In my view, Donald Trump is unfit to be president in ways that apply to no other candidate of the two major political parties throughout American history.
Let me begin by acknowledging that in some respects, it’s the same-old, same-old. Greedy and venal candidates? Trump and Clinton are both bad. But LBJ was just as bad. Narcissistic candidates? Trump’s narcissism is complicated by his transparent insecurity. But I actually find Barack Obama’s serenely untroubled narcissism to be creepier.
Candidates with deplorable marital morals? Trump, yes, but Bill Clinton was at least Trump’s equal, and JFK set a bar for reckless personal behavior that neither can hope to match.
This is a little more complicated. Yes, many candidates for president have lied. Hillary Clinton has — with stupefying ineptitude — told and continues to tell whoppers. But Trump takes first prize for sheer bulk, averaging one factual untruth every five minutes, according to a systematic fact-check of over four and a half hours of stump speeches and press conferences.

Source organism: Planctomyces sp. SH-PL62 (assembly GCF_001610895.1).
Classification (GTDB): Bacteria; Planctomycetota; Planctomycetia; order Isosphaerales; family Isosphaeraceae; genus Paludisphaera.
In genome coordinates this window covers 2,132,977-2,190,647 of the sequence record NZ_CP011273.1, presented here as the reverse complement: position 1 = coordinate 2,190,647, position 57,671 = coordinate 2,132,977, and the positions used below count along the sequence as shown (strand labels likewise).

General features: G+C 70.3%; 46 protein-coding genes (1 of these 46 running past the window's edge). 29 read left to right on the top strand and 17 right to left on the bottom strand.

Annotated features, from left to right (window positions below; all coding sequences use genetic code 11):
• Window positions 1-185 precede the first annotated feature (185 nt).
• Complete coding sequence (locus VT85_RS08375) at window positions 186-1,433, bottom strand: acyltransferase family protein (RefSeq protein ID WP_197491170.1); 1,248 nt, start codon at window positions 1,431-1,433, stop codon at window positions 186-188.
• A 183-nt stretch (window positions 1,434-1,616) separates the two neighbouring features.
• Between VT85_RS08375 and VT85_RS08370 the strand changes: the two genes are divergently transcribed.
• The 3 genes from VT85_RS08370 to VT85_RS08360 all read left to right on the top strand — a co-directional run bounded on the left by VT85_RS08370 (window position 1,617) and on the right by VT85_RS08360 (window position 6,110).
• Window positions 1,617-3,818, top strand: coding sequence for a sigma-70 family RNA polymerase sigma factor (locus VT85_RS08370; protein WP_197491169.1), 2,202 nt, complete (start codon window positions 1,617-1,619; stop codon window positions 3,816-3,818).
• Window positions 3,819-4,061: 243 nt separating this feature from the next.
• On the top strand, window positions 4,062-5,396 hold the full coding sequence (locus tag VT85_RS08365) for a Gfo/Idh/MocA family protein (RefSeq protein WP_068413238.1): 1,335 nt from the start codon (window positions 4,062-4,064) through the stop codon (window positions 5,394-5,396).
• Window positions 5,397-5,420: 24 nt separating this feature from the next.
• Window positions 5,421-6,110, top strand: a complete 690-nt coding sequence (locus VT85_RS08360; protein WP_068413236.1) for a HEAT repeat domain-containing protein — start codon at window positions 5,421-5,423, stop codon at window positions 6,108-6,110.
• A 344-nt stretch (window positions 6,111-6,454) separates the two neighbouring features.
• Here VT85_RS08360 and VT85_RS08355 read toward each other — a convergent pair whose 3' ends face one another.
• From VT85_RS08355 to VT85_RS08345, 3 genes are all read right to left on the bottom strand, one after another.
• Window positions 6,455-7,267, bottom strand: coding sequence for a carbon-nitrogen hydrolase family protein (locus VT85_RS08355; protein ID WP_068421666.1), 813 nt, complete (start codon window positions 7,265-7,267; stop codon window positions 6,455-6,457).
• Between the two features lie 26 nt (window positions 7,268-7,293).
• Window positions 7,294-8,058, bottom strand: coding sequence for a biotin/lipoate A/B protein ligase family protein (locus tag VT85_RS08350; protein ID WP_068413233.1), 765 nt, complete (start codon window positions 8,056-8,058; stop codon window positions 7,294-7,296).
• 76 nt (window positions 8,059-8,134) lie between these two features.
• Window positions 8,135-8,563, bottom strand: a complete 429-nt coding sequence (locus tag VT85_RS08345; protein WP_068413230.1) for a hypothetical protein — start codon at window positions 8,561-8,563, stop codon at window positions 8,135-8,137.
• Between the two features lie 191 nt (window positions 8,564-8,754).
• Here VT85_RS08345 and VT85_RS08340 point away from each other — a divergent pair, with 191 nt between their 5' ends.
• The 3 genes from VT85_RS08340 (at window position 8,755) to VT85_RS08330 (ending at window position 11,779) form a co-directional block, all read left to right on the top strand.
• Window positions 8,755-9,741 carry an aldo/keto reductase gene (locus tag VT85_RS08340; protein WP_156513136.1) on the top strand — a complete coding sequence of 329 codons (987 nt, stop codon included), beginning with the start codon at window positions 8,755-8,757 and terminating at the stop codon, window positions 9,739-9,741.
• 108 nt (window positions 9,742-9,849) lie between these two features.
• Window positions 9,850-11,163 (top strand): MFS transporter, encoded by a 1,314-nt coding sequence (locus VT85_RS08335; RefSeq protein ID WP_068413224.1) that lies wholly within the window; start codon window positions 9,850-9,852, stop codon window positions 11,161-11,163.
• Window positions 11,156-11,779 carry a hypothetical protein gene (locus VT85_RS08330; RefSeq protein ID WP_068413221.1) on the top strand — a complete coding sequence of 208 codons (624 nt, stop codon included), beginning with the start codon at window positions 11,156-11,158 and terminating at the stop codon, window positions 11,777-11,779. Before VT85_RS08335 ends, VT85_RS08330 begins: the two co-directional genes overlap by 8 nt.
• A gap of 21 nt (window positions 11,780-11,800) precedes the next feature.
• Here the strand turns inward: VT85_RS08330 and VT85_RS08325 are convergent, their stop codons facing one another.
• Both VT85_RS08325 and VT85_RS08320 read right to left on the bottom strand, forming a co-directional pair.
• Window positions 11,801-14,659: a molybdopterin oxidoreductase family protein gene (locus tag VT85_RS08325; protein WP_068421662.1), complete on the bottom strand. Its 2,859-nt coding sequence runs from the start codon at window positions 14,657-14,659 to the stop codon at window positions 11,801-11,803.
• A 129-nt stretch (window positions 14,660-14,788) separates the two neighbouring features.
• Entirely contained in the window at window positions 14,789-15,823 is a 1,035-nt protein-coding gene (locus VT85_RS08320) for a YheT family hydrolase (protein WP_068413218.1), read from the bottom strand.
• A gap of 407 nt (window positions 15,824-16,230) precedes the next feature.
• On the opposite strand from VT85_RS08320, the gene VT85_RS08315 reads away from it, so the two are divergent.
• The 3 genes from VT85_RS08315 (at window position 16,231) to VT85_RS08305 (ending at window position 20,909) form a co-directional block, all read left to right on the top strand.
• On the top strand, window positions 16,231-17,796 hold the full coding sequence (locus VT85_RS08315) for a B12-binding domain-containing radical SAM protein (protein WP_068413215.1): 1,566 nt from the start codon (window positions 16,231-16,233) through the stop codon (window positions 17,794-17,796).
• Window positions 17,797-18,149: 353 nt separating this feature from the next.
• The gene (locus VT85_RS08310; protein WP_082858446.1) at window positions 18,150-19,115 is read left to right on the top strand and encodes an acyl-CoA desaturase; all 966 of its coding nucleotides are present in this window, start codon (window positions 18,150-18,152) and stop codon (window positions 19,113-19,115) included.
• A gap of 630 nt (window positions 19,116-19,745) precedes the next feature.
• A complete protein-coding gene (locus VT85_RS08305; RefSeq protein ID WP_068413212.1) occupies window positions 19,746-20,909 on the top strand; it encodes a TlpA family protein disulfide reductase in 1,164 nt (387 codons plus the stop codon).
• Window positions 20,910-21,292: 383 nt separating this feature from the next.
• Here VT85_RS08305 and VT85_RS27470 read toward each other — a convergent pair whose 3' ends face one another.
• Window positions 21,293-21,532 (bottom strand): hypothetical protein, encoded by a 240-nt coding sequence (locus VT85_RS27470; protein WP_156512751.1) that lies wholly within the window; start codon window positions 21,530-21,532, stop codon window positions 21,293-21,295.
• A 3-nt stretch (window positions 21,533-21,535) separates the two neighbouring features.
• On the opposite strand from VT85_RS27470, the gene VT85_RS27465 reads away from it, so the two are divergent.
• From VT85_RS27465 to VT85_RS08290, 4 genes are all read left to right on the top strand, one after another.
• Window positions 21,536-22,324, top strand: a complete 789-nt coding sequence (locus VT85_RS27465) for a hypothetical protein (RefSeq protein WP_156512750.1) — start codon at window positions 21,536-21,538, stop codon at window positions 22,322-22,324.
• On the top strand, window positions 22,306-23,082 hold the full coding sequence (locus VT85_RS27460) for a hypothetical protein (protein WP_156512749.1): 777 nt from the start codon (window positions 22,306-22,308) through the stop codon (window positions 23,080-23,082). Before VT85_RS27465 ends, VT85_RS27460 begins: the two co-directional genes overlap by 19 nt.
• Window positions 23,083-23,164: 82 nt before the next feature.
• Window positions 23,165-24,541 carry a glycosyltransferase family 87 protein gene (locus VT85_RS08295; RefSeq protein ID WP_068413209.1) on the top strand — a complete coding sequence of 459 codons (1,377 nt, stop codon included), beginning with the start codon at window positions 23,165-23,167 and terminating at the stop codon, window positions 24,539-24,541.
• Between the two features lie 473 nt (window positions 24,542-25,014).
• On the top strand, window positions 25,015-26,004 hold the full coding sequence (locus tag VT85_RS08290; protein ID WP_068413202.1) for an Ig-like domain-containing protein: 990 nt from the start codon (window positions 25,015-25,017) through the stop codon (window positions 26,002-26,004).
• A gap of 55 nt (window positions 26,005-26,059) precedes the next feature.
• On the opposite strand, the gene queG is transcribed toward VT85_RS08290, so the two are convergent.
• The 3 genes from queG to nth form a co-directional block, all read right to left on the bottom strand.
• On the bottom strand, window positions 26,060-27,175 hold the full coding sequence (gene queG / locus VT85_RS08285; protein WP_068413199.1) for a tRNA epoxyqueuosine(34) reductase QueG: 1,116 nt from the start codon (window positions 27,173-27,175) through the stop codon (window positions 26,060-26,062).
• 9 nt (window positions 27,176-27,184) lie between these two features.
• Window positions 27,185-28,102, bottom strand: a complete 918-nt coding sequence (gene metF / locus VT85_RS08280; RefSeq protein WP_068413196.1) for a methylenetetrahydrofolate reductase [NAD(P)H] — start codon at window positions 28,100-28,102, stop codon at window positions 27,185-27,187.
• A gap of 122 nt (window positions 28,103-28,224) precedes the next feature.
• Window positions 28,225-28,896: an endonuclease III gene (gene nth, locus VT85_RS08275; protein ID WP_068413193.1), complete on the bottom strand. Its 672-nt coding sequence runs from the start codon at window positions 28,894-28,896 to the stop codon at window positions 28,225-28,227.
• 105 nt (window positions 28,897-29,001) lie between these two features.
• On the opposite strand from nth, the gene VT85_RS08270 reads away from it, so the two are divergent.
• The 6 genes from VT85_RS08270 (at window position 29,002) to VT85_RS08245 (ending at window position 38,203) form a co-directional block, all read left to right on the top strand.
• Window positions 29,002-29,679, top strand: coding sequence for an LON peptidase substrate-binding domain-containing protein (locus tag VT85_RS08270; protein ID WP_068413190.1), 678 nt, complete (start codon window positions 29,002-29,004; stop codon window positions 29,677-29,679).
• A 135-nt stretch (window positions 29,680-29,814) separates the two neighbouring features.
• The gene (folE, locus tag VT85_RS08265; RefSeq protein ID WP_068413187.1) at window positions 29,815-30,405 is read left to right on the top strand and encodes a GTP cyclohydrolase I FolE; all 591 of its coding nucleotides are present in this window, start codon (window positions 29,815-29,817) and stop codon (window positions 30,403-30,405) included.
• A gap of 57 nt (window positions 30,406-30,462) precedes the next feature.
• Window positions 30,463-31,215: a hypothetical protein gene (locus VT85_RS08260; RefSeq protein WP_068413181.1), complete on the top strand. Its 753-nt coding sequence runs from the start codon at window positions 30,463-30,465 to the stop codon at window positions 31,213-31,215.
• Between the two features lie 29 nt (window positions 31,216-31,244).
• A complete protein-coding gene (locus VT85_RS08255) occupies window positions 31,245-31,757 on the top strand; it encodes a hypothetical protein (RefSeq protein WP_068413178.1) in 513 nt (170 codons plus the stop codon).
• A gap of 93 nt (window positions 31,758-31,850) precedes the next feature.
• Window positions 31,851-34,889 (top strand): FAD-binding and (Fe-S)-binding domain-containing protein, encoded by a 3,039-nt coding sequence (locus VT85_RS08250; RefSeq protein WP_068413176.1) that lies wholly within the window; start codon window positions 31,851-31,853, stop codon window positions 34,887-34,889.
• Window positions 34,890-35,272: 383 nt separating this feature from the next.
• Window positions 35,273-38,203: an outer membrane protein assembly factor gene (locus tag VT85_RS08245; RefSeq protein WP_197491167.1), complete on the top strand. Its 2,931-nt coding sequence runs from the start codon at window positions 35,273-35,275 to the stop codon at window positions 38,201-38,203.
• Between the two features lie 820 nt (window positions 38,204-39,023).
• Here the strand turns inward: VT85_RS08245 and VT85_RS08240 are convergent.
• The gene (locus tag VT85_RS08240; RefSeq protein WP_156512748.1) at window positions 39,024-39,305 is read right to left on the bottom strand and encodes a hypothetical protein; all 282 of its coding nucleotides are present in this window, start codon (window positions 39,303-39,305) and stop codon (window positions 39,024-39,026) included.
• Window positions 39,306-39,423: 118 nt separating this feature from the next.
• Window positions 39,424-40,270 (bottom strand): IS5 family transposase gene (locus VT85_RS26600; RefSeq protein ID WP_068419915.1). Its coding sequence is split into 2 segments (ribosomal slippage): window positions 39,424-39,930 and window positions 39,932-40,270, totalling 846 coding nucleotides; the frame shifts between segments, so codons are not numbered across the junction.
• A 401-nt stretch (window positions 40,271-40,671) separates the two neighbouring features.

But it’s worse than that. It’s not that Trump makes strategic decisions about what useful untruths he will tell on any given day — it looks as if he just makes up stuff as he goes along. Many of his off-the-cuff fictions are substantively unimportant: He says Rex Ryan won championships when he coached the New York Jets, when he didn’t. No one would care — if it were a one-shot mistake. But it happens repeatedly. Then it gets a little more important, as when he says Paul Ryan called to congratulate him after his victory in the New York primary, announcing a significant political event that in fact did not happen. Then the fictions touch on facts about policy. No, Wisconsin does not have an effective unemployment rate of 20 percent, nor does the federal government impose Common Core standards on the states — to take just two examples plucked at random from among his continual misrepresentations of reality. That he deals so heedlessly in those misrepresentations makes it impossible for an opponent to conduct an authentic policy debate with him.